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MOORE, HUGH LESLIE

MOORE, HUGH LESLIE (1874–1950). Hugh Leslie Moore, physician, was born on July 6, 1874, near Tomkinsville, Kentucky, the son of Dr. Samuel William and Sally (Bedford) Moore. He received his bachelor's degree in 1894 from Columbia College in Van Alstyne, Texas, and then attended the University of Virginia, Charlottesville. In 1897 he received his medical degree from Bellevue Hospital Medical College in New York. He interned at Bellevue Hospital and did postgraduate work in London and Boston before joining his brother, Stephen Douglas Moore, in private practice in Van Alstyne. On February 20, 1900, he married Lydia Bowen; they had three children. In 1908 Moore moved to Dallas, where he became the first doctor in Texas to specialize in diseases of children. In addition to his private practice as a partner in the Moore-Knickerbocker Children's Clinic, he served as professor of pediatrics at both Baylor College of Medicine (1908–43) and Southwestern Medical School (1943–50). In addition he served as chief of staff of Bradford Memorial Hospital for Babies, chief of the pediatrics department at Baylor Hospital, and local surgeon for the Houston and Texas Central Railroad. Moore belonged to the American Academy of Pediatrics and the Texas State Medical Association. He was president of the Dallas County Medical Society in 1912 and of the North Texas Medical Association in 1918–19. He was elected a fellow of the American College of Physicians and Surgeons in 1924. He was a Democrat and a member of the Christian Church. Moore died on January 20, 1950, in Dallas.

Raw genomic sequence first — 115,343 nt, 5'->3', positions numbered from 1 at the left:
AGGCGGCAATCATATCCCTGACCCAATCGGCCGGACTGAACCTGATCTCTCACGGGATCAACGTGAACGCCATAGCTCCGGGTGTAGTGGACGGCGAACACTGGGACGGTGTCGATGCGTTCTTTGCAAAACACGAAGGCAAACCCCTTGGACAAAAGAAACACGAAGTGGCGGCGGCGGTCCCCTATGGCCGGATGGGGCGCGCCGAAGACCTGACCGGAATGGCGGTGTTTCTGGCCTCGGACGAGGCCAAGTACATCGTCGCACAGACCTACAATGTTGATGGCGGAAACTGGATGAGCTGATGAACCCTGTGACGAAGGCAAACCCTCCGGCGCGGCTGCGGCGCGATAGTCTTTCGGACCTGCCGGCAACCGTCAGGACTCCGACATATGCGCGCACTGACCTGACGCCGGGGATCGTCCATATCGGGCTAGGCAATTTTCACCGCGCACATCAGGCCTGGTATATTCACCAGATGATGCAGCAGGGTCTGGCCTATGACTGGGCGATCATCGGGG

BIBLIOGRAPHY: 

Dallas Times Herald, January 20, 1950. Texas State Journal of Medicine, March 1950.

Lisa C. Maxwell

Citation

The following, adapted from the Chicago Manual of Style, 15th edition, is the preferred citation for this article.

Lisa C. Maxwell, "MOORE, HUGH LESLIE," Handbook of Texas Online (http://www.tshaonline.org/handbook/online/articles/fmoar), accessed November 27, 2014. Uploaded on June 15, 2010. Published by the Texas State Historical Association.